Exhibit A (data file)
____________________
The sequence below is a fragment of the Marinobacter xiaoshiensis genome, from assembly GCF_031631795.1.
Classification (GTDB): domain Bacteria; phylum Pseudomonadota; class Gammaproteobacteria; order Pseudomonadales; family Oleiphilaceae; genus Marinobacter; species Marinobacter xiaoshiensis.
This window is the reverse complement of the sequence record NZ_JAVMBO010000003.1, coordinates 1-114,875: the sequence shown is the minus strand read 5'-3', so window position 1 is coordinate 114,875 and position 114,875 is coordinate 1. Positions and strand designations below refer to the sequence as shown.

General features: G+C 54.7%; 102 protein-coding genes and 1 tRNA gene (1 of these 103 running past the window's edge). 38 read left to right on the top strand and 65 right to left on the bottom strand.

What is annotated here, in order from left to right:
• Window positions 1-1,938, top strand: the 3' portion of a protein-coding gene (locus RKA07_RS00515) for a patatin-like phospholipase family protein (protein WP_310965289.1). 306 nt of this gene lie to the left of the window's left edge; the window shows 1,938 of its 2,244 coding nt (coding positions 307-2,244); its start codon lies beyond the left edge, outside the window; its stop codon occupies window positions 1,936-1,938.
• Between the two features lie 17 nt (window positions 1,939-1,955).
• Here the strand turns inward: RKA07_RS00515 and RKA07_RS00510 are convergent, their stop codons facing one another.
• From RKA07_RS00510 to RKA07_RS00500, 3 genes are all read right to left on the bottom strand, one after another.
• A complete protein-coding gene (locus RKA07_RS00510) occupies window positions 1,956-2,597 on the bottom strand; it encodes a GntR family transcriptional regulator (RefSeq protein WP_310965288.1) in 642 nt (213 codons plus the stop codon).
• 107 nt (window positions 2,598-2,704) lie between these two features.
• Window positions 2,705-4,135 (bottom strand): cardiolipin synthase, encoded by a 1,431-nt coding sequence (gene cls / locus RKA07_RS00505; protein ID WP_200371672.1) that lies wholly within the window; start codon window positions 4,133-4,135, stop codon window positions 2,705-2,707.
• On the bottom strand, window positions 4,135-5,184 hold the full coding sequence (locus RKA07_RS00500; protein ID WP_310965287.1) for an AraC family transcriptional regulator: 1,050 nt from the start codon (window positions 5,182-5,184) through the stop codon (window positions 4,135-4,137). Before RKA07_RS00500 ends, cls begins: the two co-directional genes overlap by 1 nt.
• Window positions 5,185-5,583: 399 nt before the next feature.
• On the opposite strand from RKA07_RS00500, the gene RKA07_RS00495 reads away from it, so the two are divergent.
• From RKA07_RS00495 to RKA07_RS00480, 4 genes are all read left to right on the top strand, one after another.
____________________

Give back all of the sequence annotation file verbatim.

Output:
The sequence below is a fragment of the Marinobacter xiaoshiensis genome, from assembly GCF_031631795.1.
Classification (GTDB): domain Bacteria; phylum Pseudomonadota; class Gammaproteobacteria; order Pseudomonadales; family Oleiphilaceae; genus Marinobacter; species Marinobacter xiaoshiensis.
This window is the reverse complement of the sequence record NZ_JAVMBO010000003.1, coordinates 1-114,875: the sequence shown is the minus strand read 5'-3', so window position 1 is coordinate 114,875 and position 114,875 is coordinate 1. Positions and strand designations below refer to the sequence as shown.

General features: G+C 54.7%; 102 protein-coding genes and 1 tRNA gene (1 of these 103 running past the window's edge). 38 read left to right on the top strand and 65 right to left on the bottom strand.

What is annotated here, in order from left to right:
• Window positions 1-1,938, top strand: the 3' portion of a protein-coding gene (locus RKA07_RS00515) for a patatin-like phospholipase family protein (protein WP_310965289.1). 306 nt of this gene lie to the left of the window's left edge; the window shows 1,938 of its 2,244 coding nt (coding positions 307-2,244); its start codon lies beyond the left edge, outside the window; its stop codon occupies window positions 1,936-1,938.
• Between the two features lie 17 nt (window positions 1,939-1,955).
• Here the strand turns inward: RKA07_RS00515 and RKA07_RS00510 are convergent, their stop codons facing one another.
• From RKA07_RS00510 to RKA07_RS00500, 3 genes are all read right to left on the bottom strand, one after another.
• A complete protein-coding gene (locus RKA07_RS00510) occupies window positions 1,956-2,597 on the bottom strand; it encodes a GntR family transcriptional regulator (RefSeq protein WP_310965288.1) in 642 nt (213 codons plus the stop codon).
• 107 nt (window positions 2,598-2,704) lie between these two features.
• Window positions 2,705-4,135 (bottom strand): cardiolipin synthase, encoded by a 1,431-nt coding sequence (gene cls / locus RKA07_RS00505; protein ID WP_200371672.1) that lies wholly within the window; start codon window positions 4,133-4,135, stop codon window positions 2,705-2,707.
• On the bottom strand, window positions 4,135-5,184 hold the full coding sequence (locus RKA07_RS00500; protein ID WP_310965287.1) for an AraC family transcriptional regulator: 1,050 nt from the start codon (window positions 5,182-5,184) through the stop codon (window positions 4,135-4,137). Before RKA07_RS00500 ends, cls begins: the two co-directional genes overlap by 1 nt.
• Window positions 5,185-5,583: 399 nt before the next feature.
• On the opposite strand from RKA07_RS00500, the gene RKA07_RS00495 reads away from it, so the two are divergent.
• From RKA07_RS00495 to RKA07_RS00480, 4 genes are all read left to right on the top strand, one after another.